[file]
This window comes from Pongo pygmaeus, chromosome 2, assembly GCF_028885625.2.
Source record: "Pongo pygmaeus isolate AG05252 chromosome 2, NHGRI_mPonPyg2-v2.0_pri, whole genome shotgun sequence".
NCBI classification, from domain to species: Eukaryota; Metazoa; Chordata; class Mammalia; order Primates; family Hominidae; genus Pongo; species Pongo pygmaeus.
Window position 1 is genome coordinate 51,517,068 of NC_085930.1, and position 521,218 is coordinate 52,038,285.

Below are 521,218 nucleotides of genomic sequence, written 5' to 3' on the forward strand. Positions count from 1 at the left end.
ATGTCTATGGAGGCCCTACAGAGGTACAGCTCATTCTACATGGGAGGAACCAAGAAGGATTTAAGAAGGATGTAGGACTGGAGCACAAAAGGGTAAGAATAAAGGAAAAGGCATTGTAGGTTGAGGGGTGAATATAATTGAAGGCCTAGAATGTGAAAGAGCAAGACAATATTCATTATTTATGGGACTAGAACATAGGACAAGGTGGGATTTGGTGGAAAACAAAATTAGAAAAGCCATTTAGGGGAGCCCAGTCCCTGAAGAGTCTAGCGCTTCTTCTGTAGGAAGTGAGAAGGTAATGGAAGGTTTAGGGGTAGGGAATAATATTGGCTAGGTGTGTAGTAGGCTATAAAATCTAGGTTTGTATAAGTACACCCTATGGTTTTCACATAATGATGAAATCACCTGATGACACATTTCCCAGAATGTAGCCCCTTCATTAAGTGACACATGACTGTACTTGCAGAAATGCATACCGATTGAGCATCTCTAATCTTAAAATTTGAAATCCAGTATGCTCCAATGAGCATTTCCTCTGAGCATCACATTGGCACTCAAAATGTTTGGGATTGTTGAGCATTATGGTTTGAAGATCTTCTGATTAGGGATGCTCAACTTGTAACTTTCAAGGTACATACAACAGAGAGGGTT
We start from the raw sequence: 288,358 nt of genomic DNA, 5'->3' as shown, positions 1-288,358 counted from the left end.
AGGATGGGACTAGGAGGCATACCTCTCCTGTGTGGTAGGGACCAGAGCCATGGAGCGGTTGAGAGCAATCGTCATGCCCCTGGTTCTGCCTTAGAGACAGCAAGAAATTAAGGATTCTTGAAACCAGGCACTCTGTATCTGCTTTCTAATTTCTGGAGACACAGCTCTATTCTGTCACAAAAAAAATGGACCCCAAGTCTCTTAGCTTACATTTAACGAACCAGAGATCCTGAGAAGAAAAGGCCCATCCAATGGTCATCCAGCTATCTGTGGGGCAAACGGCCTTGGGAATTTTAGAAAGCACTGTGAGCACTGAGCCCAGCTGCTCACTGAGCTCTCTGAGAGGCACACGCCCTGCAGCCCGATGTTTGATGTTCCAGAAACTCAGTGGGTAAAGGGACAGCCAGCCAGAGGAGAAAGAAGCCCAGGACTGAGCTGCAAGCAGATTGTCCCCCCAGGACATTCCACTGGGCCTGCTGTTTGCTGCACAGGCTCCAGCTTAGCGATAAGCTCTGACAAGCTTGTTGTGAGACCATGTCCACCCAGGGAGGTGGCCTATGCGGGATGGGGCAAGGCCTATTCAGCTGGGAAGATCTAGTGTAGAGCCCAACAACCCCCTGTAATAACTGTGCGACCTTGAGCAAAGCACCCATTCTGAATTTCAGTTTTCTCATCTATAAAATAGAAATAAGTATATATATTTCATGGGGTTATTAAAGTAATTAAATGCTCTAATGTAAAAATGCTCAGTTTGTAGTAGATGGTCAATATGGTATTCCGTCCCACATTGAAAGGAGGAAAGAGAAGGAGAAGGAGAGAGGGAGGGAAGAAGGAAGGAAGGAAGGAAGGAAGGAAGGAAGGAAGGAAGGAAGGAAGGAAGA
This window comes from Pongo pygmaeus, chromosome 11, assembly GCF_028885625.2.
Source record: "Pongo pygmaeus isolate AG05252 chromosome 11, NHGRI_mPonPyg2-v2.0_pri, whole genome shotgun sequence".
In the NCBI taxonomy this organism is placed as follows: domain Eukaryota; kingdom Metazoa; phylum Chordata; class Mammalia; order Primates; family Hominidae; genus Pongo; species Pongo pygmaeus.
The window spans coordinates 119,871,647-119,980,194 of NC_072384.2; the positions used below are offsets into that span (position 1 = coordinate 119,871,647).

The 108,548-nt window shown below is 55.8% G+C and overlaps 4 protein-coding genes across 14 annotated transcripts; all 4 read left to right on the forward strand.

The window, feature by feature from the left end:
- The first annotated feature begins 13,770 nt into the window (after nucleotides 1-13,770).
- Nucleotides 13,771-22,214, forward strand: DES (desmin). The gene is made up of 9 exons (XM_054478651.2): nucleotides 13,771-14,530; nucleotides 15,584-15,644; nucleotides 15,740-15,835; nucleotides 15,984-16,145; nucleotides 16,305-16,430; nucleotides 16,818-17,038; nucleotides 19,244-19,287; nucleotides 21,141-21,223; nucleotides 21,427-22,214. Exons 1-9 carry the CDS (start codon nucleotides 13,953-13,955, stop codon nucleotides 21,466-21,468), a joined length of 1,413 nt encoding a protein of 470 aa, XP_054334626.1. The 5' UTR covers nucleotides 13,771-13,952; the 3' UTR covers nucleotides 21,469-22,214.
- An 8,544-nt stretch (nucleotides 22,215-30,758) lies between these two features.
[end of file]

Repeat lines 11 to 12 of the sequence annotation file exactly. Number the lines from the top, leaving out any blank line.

In the NCBI taxonomy this organism is placed as follows: domain Eukaryota; kingdom Metazoa; phylum Chordata; class Mammalia; order Primates; family Hominidae; genus Pongo; species Pongo pygmaeus.
The window spans coordinates 119,871,647-119,980,194 of NC_072384.2; the positions used below are offsets into that span (position 1 = coordinate 119,871,647).